"Some reports indicate green tea may have the ability to help prevent cancers of the skin, esophagus, stomach, colon, pancreas, lung, bladder, prostate, and breast. Green tea contains chemicals known as polyphenols, which have many beneficial effects such as antioxidant, anticarcinogenic, and antiviral activity (Frei and Higdon, 2003; Tachibana et al.,2004). Compared with the peripheral actions of catechins, the information for the central effect is limited to date."
However, Tea: Cultivation to Consumption (1992) has the following to say on this topic, p707:
"Although claims have often been made for its nutritional value it is doubtful whether any can withstand critical examination, apart from those attributable to its water, milk and sugar content."
This is not to say that the potential can be ruled out of course (especially since the above statement is over 20 years old now), but water content and the placebo effect due to folk stories remain to be  heavy contenders, p711:
"Many of the 'therapeutic' effects of tea are undoubtedly due to its water content. Others could be due to pharmacologically active substances, not all of which have necessarily been identified. Probably most important of all is the placebo effect, especially if the person prescribing the tea believes in its healing properties."
Also, the potential for one's health to improve with increased water intake goes up when the best quality of water is sought (something which is traditional in China with regards to green tea consumption), p709:
"The composition or quality of water used to make tea is an important, but largely overlooked, factor. [...] The quality of the water also undoubtedly affects the palatability and hence level of consumption of the tea into which it is made. "
Just boiling water before drinking it as tea is in itself a healthy precaution in countries where certain serious diseases are afloat, p709-711:
"The fact that water must first be boiled before it can be turned into tea is probably one of the most important health measures ever to have been introduced, albeit unconsciously, since unboiled water was, and still is, in some parts of the world, the main channel by which bacterial diseases such as cholera and other enteropathic infections are disseminated."
As unproven as many of the enhanced health claims appear to be at present, on the up-side the same seems to apply for any toxicity claims, p711:
"More often than not... claims for the toxicity of tea, like those for its therapeutic efficacy, are based upon unwarranted extrapolations from inadequate data."
Of course the caffeine content can inhibit sleep, but that is only for those with a low tolerance to caffeine and if caffeine is taken in higher doses than present in cups of green tea (14mg-37mg per eight-ounce cup, compared to 50mg for black teas and 140mg for coffee), p728:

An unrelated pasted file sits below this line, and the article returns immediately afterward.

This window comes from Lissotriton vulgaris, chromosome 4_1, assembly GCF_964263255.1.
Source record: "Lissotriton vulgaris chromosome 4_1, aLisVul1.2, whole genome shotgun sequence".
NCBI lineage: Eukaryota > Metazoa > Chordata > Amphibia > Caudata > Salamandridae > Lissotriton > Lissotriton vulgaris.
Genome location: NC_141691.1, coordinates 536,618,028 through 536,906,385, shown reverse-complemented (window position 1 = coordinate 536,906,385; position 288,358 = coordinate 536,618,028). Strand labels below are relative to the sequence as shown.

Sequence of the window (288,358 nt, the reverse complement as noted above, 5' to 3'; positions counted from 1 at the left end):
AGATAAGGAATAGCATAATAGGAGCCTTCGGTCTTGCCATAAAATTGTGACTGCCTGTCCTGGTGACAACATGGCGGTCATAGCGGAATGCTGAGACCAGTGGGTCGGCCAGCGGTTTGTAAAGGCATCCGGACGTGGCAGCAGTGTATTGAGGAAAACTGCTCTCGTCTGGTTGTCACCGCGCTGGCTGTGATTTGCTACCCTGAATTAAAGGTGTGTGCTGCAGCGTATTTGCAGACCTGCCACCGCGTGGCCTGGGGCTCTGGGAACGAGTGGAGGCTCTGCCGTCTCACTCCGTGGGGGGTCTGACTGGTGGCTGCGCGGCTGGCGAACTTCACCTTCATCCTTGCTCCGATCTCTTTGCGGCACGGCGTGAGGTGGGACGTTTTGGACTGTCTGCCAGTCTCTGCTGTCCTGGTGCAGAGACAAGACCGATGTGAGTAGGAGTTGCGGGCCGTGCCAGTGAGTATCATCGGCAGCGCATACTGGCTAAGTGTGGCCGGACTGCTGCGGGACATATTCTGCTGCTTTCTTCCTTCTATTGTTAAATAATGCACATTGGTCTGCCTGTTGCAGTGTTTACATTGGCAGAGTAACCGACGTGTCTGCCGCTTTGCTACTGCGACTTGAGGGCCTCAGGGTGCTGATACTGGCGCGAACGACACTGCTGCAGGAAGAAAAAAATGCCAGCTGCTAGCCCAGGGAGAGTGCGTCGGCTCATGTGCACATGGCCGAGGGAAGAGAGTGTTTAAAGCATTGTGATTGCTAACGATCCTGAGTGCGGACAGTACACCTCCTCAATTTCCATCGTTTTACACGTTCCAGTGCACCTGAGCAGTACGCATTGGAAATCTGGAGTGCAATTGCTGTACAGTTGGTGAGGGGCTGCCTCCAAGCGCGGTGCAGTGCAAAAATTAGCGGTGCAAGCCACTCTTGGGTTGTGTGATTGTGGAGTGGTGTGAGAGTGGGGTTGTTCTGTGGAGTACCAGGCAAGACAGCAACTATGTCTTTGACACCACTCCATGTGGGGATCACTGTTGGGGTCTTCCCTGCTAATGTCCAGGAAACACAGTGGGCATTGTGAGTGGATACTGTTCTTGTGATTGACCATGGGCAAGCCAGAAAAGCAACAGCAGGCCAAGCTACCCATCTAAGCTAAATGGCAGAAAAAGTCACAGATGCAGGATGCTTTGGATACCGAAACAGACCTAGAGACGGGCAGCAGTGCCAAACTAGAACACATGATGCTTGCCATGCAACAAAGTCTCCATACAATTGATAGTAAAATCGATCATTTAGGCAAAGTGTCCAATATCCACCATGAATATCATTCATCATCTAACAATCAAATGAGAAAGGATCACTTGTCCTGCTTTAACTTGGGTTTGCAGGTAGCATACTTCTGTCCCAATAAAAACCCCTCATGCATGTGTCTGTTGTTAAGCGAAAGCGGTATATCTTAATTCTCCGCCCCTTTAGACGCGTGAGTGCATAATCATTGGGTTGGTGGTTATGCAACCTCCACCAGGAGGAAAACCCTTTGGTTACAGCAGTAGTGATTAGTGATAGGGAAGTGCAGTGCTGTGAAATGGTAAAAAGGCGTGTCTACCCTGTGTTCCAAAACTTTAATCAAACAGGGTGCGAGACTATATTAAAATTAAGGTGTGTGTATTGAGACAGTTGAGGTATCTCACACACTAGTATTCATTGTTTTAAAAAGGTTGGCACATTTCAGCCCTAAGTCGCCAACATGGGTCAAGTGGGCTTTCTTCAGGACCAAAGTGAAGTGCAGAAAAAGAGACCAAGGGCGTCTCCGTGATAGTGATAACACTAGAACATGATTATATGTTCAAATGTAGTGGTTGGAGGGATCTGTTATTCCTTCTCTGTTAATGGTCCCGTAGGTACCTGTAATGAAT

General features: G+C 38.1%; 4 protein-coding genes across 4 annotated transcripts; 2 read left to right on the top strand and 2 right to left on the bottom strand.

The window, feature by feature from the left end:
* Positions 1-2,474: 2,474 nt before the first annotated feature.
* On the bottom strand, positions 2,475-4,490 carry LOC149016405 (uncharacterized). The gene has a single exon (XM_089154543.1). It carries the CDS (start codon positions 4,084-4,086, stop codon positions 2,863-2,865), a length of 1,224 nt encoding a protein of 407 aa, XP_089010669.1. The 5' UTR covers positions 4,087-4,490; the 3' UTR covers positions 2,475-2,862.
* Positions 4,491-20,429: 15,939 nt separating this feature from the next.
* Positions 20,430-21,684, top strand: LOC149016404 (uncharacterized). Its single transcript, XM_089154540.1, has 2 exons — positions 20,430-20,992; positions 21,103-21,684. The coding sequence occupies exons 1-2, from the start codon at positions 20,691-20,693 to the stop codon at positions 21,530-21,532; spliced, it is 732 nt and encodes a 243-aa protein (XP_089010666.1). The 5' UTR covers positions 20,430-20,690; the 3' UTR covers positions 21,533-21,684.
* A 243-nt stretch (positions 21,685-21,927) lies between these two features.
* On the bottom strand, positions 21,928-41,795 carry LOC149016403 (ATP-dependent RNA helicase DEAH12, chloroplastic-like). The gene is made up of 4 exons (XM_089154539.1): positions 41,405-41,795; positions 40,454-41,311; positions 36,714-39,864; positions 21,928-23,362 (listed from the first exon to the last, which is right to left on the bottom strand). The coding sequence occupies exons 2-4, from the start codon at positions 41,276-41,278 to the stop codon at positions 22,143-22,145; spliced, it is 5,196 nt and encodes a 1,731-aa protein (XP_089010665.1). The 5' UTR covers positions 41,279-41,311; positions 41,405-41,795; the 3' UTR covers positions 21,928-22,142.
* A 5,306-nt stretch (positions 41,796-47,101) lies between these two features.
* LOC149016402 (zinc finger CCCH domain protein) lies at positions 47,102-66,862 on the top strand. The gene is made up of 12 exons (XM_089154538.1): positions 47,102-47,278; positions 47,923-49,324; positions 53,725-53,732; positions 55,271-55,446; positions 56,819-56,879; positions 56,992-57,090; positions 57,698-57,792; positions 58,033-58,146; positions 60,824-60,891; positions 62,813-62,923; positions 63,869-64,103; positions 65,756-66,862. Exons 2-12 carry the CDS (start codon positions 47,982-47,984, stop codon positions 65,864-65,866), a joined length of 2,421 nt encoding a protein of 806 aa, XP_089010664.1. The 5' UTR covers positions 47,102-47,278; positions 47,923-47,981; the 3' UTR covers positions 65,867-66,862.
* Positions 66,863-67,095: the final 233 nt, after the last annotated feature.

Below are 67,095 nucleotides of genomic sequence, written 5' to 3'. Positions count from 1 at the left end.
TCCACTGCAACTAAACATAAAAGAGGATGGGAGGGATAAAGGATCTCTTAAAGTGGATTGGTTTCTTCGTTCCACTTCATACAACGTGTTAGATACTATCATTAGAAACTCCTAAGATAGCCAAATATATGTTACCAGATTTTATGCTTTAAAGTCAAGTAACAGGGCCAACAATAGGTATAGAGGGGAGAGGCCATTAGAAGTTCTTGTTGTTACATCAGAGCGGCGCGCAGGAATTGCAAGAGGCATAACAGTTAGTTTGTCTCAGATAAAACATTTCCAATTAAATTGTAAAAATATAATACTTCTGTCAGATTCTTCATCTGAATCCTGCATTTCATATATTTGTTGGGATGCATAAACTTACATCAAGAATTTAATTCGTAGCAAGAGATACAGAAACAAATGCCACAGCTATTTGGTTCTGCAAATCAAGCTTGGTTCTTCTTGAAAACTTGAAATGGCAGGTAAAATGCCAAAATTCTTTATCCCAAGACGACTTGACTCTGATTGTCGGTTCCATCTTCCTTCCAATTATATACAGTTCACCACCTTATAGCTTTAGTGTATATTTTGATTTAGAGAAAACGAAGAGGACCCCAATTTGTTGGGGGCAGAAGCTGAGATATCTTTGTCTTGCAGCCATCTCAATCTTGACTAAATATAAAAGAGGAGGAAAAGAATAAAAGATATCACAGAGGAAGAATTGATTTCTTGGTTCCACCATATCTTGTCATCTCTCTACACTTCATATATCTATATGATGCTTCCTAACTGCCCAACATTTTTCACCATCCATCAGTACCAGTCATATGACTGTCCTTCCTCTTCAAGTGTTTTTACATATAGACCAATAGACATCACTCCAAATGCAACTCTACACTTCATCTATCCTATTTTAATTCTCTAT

"...there is good evidence that the ingestion of 100 mg caffeine or more, shortly before bedtime, especially by normally low consumers of caffeinated drinks, delays the onset of sleep. Smaller doses of 50 mg or less such as in one cup of tea seemingly do not do so, and may, by the soothing effect of drinking, actually accelerate the onset of sleep. Normally heavy or habituated users of caffeinated drinks do not apparently experience the same delay in the onset of sleep, even with the larger doses of caffeine."
After digesting all this data, in amongst the obvious benefits we enjoy in our cups of tea, is there anything more one can get out of drinking the leafy beverage? In order to best answer that question it seems more appropriate to go to the ancient source - China - where, 1500 years ago, tea drinking was turned into a special ceremony and art form by the humans who lived there; the inspiration for what the Japanese still practice as 'Zen Tea', and for other Asian neighbours to emulate through various localised interpretations.

Tea was originally regarded as a kind of medicine drunk by a relatively small group of people in China (often Buddhist monks), but a man named Lù Yǔ (or Lo-Yu), alive in the 8th Century AD, changed things in a big way by writing The Classic of Tea - the first definitive work on cultivating, making and drinking tea. Tea: Cultivation to Consumption states, p2:
"By the end of the 6th century the Chinese began to regard tea in a different light; no longer was it just a medicinal drink, but a refreshing beverage. In the year 780 AD, there is the first authentic account of tea. This famous book, Cha Ching (tea book) written by Lo-Yu, describes the preparation of the leaf and manufacture."